They say you can tell a lot about a woman by the contents of her purse. If this is true, I wonder what the women of Chaullacocha and Rumira Sondormayo thought about me at this weekend´s entrega as I pulled out a Nalgene water bottle, compass, peanut butter power bar, and journal out of my bright purple backpack.
Volunteers Alexa Jones and Stephanie Pardi are accompanied by Adrian, our Quechua translator during an interview.Photo by Sarah So
This weekend, the TOP team went on an entrega to these communities to pick up the goods the artisans had woven over the course of one month. The artisans brought a mountain of colorful textiles to deliver to us and we brought our empty bags to fill with their handcrafted creations.
The weavers met up with the Threads of Peru team to turn in their completed products. Photo by Alexa Jones
As the TOP team trekked with our backpacks, the women trekked to the pre-established meeting place with their colorful rucksacks in the shape of a square known as llicllas (pronounced yik-yah) skillfully tied around their shoulders. The carrying capacity of llicllas never ceases to amaze me. As the artisans unfolded their llicllas, they removed potatoes, fried fish, measuring tapes, weaving tools, and bags of safely protected woven goods. Once they removed their woven goods, each woman turned in their work ranging from intricately woven straps to exquisite table runners.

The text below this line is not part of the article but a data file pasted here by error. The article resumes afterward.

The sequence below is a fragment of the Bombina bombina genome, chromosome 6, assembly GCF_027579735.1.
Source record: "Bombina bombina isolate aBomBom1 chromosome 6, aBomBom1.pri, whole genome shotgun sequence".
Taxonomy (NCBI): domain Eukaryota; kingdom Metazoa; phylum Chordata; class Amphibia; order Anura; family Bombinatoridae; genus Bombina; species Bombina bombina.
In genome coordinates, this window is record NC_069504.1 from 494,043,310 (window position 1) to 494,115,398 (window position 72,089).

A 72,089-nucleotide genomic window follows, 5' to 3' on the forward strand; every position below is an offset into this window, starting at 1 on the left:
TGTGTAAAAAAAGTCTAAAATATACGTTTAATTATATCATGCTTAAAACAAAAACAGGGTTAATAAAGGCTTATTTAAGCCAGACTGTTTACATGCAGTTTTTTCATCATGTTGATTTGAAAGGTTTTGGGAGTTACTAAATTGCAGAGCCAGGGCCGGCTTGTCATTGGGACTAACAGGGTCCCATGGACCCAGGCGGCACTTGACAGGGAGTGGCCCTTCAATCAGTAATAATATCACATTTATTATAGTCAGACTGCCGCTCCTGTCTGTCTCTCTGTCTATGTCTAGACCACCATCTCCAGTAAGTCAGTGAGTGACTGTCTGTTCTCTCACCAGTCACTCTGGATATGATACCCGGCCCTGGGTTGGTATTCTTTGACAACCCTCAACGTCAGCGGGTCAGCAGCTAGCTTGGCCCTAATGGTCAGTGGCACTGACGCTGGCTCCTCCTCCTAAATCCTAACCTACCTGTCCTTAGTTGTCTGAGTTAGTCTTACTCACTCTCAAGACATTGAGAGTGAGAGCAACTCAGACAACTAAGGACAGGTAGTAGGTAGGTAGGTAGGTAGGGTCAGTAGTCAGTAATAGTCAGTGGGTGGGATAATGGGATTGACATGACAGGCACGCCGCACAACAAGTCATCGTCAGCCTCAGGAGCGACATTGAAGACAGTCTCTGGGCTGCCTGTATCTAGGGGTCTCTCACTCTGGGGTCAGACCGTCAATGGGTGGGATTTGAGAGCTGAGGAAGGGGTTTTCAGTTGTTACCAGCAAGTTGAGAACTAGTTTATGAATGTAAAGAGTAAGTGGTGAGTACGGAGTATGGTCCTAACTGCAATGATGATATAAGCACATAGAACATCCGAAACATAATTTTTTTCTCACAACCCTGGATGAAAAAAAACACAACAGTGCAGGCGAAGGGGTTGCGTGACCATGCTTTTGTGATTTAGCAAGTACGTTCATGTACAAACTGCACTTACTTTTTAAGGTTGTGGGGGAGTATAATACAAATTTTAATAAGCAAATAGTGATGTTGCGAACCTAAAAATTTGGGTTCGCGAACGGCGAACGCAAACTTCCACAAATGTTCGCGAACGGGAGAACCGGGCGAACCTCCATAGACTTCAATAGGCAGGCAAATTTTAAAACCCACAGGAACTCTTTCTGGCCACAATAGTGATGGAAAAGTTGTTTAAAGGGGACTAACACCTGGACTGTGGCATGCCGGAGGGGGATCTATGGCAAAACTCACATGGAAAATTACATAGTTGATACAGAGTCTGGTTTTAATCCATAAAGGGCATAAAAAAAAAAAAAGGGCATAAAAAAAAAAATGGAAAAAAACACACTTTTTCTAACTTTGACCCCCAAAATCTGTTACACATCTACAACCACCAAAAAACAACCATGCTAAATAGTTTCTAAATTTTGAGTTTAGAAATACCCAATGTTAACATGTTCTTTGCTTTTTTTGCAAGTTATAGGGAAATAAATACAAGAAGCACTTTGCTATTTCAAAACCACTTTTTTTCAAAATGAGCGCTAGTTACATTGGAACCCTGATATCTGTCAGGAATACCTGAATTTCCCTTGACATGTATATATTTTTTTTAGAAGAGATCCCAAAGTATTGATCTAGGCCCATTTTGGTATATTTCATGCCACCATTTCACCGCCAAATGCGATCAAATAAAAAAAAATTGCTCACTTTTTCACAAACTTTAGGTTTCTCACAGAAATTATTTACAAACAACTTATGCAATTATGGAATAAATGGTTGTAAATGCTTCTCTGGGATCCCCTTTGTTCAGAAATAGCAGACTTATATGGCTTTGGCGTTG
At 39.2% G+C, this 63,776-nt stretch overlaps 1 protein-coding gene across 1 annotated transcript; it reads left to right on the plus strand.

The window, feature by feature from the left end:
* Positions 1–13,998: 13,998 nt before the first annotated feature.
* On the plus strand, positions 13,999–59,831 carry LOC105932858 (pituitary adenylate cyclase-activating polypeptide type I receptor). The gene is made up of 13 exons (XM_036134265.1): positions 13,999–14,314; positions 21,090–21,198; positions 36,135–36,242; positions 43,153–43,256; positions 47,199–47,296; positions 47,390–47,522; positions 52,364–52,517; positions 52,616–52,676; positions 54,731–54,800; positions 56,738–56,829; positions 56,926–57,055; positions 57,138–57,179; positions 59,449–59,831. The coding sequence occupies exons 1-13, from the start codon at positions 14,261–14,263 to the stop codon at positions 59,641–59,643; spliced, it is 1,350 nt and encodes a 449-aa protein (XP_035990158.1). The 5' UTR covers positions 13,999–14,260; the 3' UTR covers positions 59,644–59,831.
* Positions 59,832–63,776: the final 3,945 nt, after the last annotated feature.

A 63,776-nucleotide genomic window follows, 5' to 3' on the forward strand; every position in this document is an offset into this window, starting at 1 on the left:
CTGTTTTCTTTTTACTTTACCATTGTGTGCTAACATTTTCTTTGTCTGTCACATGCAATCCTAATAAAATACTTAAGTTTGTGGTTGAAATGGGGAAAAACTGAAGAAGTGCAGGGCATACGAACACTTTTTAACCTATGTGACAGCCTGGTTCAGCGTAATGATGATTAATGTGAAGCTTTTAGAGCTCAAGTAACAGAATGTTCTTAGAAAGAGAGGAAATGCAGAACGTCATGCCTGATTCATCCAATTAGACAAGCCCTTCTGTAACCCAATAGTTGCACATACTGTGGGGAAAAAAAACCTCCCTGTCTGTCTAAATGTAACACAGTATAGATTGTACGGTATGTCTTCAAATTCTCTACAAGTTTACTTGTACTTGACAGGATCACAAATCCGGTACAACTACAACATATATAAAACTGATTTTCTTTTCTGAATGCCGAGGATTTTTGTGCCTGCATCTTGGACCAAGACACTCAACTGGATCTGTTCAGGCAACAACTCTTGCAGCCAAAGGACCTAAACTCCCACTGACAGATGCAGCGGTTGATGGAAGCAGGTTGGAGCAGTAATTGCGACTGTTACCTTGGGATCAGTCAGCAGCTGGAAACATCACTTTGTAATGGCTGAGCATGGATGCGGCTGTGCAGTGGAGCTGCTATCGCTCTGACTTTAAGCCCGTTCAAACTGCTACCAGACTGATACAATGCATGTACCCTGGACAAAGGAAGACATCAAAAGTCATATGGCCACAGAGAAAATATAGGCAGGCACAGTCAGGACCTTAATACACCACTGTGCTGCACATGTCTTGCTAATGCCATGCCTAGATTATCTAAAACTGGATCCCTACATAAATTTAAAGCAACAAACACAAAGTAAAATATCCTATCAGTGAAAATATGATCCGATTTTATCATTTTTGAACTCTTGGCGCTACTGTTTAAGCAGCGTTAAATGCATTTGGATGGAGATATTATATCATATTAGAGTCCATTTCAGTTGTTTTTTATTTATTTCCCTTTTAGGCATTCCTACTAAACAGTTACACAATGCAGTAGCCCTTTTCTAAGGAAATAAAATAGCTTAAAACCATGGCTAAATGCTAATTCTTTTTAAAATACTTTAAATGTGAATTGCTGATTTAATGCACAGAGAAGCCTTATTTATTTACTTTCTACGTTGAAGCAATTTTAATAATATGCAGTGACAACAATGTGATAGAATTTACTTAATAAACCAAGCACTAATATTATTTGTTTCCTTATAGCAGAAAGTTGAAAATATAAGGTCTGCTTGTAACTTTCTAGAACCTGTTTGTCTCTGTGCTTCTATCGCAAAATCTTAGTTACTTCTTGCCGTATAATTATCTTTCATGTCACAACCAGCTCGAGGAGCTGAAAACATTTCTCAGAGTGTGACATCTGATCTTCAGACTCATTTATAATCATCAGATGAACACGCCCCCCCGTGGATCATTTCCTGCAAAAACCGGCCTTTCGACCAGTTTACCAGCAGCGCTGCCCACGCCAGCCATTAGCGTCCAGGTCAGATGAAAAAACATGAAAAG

Alexa purchased a pasadizo directly from Luisa, a weaver from Rumira Sondormayo.
Sunscreen versus potatoes, cameras versus pure alpaca wool, each one of us have things we carry suited for our individual lifestyle. Though the tangible things we carry to the communities differ culturally, we both carry a sense of intangible hopefulness. The textiles the artisans create and carry bring the hope for a more sustainable income and comfortable lifestyle while we carry back the hope that through selling their textiles, we are helping to make their load a little bit lighter.